The Fostering Team

Could you give a home to a vulnerable child when they need it most?  Fostering is about giving a child a safe, secure place to live for a few weeks, months or sometimes even years.  This is a really important role that can help to get a child through a difficult time.  Your empathy, commitment and support can make a huge difference and positive impact to their life – and to yours.

Every hour, three children come into care needing a foster family in the UK, and every day there are about 65,000 children living with 55,000 foster families.

Children come into care for many different reasons.  Sometimes it is because of a parent’s short-term illness or a temporary problem within the family that requires the children to have alternative care.  Some have experienced domestic violence or witnessed drug and alcohol misuse, others have been abused or neglected.  For many children and young people, fostering is often their first positive experience of family life.

There are many different types of fostering depending on the needs of the child.  Sometimes children only stay with a foster family for a few days, while others will live with their foster family for their entire childhood and beyond.

Fostering offers children a safe and caring family, usually geographically close to their home, while they are unable to live with their own, and provides an opportunity for other professionals to work with the birth family to help resolve their issues.

Local Authorities in England, Scotland and Wales have the ultimate responsibility to look after children and young people in care as their ‘corporate parent’.  They will directly recruit Foster Carers to care for children and young people, and independent fostering providers such as The Fostering Team will also recruit Foster Carers to provide fostering placements to these public authorities.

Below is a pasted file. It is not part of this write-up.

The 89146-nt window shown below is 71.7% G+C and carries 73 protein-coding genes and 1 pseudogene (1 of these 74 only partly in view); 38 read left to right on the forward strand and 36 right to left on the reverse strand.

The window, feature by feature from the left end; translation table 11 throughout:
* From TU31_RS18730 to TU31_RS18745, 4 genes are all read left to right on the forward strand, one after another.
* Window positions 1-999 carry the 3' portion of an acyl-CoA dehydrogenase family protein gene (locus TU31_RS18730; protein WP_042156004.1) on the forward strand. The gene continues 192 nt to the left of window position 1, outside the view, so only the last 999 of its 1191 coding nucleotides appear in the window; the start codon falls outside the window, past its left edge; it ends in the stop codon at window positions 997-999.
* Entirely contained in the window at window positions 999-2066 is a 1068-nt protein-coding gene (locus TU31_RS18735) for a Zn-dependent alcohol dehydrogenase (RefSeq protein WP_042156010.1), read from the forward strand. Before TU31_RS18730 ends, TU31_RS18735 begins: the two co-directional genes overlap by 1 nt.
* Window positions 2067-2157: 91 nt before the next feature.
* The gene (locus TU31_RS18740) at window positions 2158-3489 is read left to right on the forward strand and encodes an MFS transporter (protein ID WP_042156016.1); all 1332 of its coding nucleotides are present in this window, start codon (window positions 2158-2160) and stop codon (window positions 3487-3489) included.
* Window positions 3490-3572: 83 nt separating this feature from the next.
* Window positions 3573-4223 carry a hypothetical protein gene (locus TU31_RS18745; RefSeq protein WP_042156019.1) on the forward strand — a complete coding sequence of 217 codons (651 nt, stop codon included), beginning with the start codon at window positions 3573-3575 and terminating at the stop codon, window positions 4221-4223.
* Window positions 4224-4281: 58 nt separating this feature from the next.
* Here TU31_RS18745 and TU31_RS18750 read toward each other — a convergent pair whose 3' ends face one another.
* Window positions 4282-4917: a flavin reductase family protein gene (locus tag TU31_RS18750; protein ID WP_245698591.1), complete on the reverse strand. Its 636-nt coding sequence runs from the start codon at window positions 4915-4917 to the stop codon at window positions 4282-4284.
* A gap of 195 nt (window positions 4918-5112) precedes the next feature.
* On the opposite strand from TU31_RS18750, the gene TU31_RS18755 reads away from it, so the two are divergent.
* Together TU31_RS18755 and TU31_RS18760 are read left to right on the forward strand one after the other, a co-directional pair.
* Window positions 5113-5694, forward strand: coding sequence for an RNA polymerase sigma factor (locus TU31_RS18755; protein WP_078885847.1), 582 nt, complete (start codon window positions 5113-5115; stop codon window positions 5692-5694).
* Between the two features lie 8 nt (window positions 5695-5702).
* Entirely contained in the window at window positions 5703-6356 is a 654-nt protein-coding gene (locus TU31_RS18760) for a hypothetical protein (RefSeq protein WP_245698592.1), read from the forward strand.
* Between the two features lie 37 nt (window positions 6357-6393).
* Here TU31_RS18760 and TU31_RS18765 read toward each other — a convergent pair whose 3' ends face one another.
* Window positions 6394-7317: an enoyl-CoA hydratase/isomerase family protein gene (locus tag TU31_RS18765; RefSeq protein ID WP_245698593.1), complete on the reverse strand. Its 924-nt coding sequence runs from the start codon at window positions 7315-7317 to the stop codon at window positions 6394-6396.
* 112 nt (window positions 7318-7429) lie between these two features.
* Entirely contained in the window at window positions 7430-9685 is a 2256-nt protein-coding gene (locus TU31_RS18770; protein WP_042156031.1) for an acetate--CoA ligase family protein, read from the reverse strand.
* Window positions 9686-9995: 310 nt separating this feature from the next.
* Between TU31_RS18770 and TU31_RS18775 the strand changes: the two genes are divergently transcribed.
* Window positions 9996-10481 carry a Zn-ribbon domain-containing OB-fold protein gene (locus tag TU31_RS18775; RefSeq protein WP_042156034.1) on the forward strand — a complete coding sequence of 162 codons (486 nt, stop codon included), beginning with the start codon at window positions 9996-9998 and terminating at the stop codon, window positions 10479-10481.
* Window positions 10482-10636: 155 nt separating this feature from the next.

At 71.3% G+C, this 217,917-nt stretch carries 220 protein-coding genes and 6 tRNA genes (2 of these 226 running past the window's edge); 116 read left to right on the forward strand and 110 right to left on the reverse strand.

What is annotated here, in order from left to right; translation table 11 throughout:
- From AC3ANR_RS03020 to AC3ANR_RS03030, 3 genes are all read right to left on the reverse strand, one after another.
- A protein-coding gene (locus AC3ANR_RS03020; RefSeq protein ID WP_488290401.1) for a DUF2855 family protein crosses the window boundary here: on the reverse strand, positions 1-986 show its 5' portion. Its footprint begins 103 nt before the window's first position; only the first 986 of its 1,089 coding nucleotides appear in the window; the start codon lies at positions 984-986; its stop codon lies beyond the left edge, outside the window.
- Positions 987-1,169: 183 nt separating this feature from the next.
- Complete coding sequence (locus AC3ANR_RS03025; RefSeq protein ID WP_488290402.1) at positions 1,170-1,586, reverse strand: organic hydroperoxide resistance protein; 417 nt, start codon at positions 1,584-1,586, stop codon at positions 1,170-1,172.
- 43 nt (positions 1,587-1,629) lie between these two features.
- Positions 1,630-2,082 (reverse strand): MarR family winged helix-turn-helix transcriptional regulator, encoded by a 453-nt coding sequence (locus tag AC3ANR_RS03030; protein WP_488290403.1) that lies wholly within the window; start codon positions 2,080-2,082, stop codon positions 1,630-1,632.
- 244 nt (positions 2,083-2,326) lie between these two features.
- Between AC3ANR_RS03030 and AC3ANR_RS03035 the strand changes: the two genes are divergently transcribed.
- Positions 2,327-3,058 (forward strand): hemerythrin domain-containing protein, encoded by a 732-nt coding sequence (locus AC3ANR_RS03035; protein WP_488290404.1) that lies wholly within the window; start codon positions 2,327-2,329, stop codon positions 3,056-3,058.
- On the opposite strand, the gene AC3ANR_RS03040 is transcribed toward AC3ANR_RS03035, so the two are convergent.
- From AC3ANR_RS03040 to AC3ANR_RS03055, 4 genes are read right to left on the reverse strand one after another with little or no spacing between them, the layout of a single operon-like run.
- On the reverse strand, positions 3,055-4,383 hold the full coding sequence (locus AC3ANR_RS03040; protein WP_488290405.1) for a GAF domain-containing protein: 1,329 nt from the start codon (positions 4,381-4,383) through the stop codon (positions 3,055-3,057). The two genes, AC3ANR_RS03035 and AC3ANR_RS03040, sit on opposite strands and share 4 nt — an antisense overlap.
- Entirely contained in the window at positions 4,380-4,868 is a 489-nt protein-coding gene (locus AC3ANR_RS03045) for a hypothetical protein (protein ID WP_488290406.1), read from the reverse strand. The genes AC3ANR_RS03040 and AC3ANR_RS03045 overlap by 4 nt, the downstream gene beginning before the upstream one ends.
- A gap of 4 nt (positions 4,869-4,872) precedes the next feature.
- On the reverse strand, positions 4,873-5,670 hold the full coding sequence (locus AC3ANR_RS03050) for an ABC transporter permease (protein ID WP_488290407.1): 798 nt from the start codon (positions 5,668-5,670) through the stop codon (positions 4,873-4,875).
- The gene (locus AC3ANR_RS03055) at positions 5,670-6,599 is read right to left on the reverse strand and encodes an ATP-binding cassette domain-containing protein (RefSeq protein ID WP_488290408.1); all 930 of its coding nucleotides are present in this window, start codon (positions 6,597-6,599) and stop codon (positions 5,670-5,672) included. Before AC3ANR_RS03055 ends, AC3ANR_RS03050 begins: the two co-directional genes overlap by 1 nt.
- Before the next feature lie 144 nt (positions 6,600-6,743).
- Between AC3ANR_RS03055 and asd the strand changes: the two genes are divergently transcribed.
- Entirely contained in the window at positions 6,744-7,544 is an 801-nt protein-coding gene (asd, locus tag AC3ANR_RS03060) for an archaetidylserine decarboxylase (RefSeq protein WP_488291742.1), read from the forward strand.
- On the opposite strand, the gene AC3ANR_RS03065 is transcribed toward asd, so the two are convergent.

As a Foster Carer, a child in your care will remain the legal responsibility of the Local Authority and/or their birth parents and is different to adoption, where the legal rights of a child are permanently transferred to their adoptive parents.

Foster Carers in the UK are recruited, trained, assessed and approved to look after fostered children by a fostering service.  Think of them as childcare experts working as part of a wide multidisciplinary team of professionals, providing children with the highest standard of care and support.  Alongside this professionalism, they offer these children empathy, security, warmth and a positive experience of family life.

Some Foster Carers are approved specifically to look after members of their own family, such as grandchildren or nieces and nephews. These Foster Carers are known as ‘Family and Friends Foster Carers’ or sometimes referred to as ‘Kinship Foster Carers.

Whether it’s overnight or for a number of years, Foster Carers can provide the support, stability and care in a safe, loving environment every child needs.  Being a Foster Carer is not easy, but fostering can make a huge difference to the lives of children.

Not all children who come into care can return to live with their parents.  In these cases, the courts will decide the best option to make sure they are safe, stable and can grow throughout their childhood in a ‘permanent home.  There are a number of options for permanence including adoption and long-term fostering.

You can start your journey and find out more about what being a Foster Carer with The Fostering Team involves.

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